PILOT MOUNTAIN — Lawsuits against property owners were among discussion at Monday night’s Board of Commissioner’s meeting.
In recent months the Board of Commissioners has deemed several properties to be in violation of the town’s minimum housing code ordinance.
Several of those properties are now in danger of the town condemning the property if no action is taken by the owners to rectify the alleged violations.
Commissioner Gary Bell questioned what happens once the date arrives and the property owners have not worked to bring the property up to code.
Town Manager Michael Boaz explained that once the town condemns the property a lien can be placed on the property to either recover the cost of demolishing the property, recover the cost of repairs or litigation could be brought against the property owner or owners.
Once the commissioners decide a property is in violation of the town’s minimum housing code ordinance, the board sets a reasonable amount of time for property owner’s to make an attempt to either show intent, progress, or completely bring the property to code.
Two properties in particular were brought up by Boaz, in which he claims the comply by date is nearing. Those are the Lola Lane property and the Howard Street property.
In February, the property at 121 Howard was opted to be demolished by the town.
Officials had been trying for months to notify the owners that the property violated the town’s housing code, but received no response. The last address of the property owners that the town had on record was in Greensboro.
At the time, it was determined that to repair the house according to building code and permitting per North Carolina Building Code standards, it was expected to exceed 50 percent of the current value of the property, according to the meeting’s agenda packet.
The structure value is listed at $22,350, according to Surry County North Carolina tax records.
After the news carried to property owners of the planned demolition, the town granted an extension with the promise of repairs to be made by May 21 or the owners would demolish the property, saving the town $9,800, according to Boaz.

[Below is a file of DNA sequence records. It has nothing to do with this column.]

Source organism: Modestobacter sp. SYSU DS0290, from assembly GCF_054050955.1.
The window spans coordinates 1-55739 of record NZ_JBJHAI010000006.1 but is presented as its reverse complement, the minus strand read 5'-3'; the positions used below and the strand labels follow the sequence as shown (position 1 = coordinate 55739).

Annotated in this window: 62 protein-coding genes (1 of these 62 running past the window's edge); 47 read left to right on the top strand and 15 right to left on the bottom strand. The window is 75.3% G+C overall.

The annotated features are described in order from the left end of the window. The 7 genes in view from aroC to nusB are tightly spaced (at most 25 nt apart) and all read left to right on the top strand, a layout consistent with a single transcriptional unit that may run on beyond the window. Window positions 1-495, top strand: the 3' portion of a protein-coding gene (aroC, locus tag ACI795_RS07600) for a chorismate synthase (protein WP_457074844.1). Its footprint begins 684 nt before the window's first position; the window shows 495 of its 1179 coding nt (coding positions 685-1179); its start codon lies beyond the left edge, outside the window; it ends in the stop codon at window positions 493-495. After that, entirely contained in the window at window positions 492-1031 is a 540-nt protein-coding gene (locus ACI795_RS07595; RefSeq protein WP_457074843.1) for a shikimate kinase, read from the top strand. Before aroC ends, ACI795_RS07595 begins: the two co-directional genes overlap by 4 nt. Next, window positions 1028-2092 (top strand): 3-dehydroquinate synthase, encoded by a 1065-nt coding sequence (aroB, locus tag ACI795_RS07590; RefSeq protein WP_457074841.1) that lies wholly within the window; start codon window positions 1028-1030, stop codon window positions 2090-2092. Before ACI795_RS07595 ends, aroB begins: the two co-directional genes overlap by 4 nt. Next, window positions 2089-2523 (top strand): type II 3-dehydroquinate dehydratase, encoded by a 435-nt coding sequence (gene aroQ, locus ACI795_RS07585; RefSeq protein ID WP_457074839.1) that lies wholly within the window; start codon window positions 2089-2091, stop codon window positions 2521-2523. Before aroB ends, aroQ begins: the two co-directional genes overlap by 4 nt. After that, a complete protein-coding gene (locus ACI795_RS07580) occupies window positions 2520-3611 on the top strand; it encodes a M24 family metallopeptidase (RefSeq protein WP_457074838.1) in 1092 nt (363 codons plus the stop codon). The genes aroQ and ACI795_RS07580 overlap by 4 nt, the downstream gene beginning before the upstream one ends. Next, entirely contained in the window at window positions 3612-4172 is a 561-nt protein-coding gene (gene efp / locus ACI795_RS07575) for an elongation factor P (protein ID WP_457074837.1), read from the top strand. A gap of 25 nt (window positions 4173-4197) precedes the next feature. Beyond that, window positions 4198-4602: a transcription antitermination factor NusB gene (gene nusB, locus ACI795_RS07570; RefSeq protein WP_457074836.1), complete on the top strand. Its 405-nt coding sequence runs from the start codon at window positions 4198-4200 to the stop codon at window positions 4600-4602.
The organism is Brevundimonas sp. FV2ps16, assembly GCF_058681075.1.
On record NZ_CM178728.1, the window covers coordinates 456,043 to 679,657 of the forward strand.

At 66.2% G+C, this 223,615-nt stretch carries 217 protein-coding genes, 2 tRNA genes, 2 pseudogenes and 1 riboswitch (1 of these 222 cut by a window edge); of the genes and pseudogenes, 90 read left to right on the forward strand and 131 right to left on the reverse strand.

However, other than yard work, minor trash cleaning, and mowing, no progress has been made, according to Boaz.
The property at Lola Lane was declared a nuisance during the March Board of Commissioner’s meeting after a unanimous vote.
After heavy rainfall in early August, two ponds located off Lola Lane flooded and washed out, creating public concern.
Once the larger of the two ponds broke containment and poured out much of its water, a submerged car was revealed at the bottom. It was unclear at the time how long the car has been in the pond and who owned the car.
Since then the town altered its nuisance ordinance earlier during a board of commissioners meeting, and several formal complaints were filed against the property.
The board deemed the owners of the property had 60 days to begin any progress to resolve the issues with the pond, with a compliance date set for May 26.
However, according to Boaz, he has not heard from the property owners nor has any progress been made.
“You could sue,” stated Boaz as he discussed the matter with the board.
The town would seek injunctive relief from a superior court judge.
The judge, if the town’s suit was successful, would order that the necessary repairs be made or the structure be demolished and non-compliance with that order would be contempt of court, explained Boaz.
Commissioner Kim Quinn questioned if they could expect a list of these properties and be expected to take action next meeting.
The board may take action during June’s meeting to resolve these housing code violations, according to Boaz.
Reach Eva Winemiller at (336) 415-4739 or on Twitter @ThePilotNC